Guest article by the Polish Society for Health Programs
The transport sector is responsible for approximately 15% of greenhouse gas emissions in Poland. Passenger cars are responsible for 50% of road transport emissions. According to the European Automobile Manufacturers Association report (2022), Poland is at the forefront of countries in terms of resident car mobility, at 662 cars per 1000 inhabitants And with 71,4% of households with at least 1 car. The number of individual transport modes continues to increase. Most often, cars in individual use are over 15 years old and usually run on petrol or diesel. The new generation of cars (hybrid electric, plug-in hybrid or battery electric) is still insignificant. According to Polom “in Poland, the share of daily journeys by the means of public transport drastically dropped in the period of 1989–2020. In 1990 the number of passengers was 7,3 billion, while in 2020 only 3,9 billion people used public transport”. Among the reasons the author listed; “various historical factors (including general underdevelopment of individual transport); economic determinants (i.e. considerable increase in the purchasing power and accessibility of cars) and imperfect transport policy”. This mobility pattern, which has seen the rise of the private, fuel-based car, and the decline of shared and public transport negatively affects air quality in Poland, contributing to health-related harm from transport.
In order to reduce the need to travel by own car, Polish cities are expanding their transport networks to include the suburban area, as was the case in the Tri-City, which in 2015 commissioned the Pomeranian Metropolitan Railway, and the plans of the city of Gdansk for the coming years include increasing the number of residents using public transport and purchasing more low-emission buses. In November 2022, the local government association ‘Gdansk-Gdynia-Sopot Metropolitan Area’ encouraged the inhabitants of Gdansk to join the ‘Sustainable Urban Mobility Plan’ initiative and shared ideas for the development of urban transport. Among local initiatives is the metropolitan bikes sharing system. Several cities have introduced such a solution, which allows people to rent both traditional and e-bikes for a reasonable price.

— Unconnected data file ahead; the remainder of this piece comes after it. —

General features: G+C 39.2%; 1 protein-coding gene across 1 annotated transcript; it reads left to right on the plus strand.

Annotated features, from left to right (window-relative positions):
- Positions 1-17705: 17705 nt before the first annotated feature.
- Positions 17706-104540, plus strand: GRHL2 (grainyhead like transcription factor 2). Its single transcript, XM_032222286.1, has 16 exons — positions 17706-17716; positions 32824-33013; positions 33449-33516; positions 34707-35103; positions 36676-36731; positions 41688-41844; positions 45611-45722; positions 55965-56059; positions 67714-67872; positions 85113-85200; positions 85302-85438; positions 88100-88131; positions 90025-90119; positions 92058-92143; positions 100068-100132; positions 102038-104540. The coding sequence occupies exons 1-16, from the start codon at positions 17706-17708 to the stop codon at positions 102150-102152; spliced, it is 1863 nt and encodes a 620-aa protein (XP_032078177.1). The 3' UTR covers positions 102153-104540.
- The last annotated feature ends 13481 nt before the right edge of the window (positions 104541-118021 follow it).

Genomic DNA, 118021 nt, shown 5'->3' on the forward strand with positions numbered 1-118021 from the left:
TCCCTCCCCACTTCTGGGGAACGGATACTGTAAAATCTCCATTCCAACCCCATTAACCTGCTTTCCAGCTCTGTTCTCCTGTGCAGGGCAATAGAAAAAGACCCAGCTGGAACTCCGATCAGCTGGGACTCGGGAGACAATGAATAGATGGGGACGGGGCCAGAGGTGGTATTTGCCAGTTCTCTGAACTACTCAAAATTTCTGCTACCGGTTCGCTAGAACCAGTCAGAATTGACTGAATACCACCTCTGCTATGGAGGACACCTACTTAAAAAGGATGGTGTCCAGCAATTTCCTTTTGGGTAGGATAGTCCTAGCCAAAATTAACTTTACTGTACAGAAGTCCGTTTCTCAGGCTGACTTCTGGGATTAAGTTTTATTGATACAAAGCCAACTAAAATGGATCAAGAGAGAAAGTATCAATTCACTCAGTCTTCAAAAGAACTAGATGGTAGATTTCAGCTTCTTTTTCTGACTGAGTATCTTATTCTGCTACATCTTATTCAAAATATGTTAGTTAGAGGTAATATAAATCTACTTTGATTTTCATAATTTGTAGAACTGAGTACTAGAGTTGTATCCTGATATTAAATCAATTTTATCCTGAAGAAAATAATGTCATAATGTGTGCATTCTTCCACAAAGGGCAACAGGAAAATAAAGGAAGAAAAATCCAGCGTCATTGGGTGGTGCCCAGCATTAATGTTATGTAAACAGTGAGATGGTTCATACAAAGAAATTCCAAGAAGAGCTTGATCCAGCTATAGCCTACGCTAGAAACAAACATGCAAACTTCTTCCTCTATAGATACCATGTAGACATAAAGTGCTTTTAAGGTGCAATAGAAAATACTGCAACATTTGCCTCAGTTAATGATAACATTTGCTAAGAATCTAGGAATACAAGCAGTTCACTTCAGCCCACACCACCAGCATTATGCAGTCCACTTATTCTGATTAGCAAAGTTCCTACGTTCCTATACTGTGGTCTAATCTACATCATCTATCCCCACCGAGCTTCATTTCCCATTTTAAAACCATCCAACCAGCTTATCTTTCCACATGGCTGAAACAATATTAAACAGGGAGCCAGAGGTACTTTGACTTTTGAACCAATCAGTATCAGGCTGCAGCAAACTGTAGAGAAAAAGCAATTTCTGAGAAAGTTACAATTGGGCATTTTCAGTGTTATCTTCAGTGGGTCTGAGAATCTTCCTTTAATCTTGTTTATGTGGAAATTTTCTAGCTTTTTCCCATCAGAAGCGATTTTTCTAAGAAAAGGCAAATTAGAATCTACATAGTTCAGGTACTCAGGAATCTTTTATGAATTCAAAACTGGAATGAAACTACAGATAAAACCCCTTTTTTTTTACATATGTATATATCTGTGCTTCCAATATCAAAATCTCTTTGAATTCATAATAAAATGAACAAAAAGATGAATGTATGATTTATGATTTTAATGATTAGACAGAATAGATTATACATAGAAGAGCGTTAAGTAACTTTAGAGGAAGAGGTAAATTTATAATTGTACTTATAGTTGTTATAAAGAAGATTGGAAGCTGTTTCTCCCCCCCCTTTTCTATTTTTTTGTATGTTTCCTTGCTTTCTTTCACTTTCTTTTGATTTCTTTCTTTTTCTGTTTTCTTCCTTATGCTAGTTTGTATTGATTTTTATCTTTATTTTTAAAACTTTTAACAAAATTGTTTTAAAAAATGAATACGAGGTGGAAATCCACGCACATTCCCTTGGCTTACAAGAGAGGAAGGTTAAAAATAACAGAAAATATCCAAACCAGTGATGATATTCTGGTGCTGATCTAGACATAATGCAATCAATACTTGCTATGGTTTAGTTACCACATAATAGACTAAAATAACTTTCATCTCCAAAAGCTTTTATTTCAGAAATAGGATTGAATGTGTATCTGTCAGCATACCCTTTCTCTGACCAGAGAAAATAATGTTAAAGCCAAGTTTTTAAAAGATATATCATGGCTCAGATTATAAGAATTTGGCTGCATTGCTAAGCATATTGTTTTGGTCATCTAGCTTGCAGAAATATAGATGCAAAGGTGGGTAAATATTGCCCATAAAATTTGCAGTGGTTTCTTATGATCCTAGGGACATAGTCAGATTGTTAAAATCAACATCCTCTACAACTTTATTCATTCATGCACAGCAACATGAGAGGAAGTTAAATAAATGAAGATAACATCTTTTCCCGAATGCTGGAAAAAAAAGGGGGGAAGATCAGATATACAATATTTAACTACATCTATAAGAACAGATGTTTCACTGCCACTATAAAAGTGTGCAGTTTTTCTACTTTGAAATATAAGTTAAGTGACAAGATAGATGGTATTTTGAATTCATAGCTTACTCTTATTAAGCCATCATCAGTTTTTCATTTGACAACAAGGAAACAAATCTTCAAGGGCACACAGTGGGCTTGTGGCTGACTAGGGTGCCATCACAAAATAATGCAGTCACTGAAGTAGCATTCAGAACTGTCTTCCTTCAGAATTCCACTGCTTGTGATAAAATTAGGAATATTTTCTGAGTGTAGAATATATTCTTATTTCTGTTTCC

However, there is still an absence at national level of the strategy for healthy and clean mobility. As a result, we notice not only tense discussions with strong proponents of combustion engine vehicles but also social pressure to increase infrastructure spending suited for cars and their owners. Without a national strategy, and with the discussions still being dominated by car users, there is a risk that urban mobility will continue to affect health. If this pattern of mobility continues, the air quality will continue to be polluted, the cycle of car dependency will continue, and health effects will continue to be seen because of private mobility.
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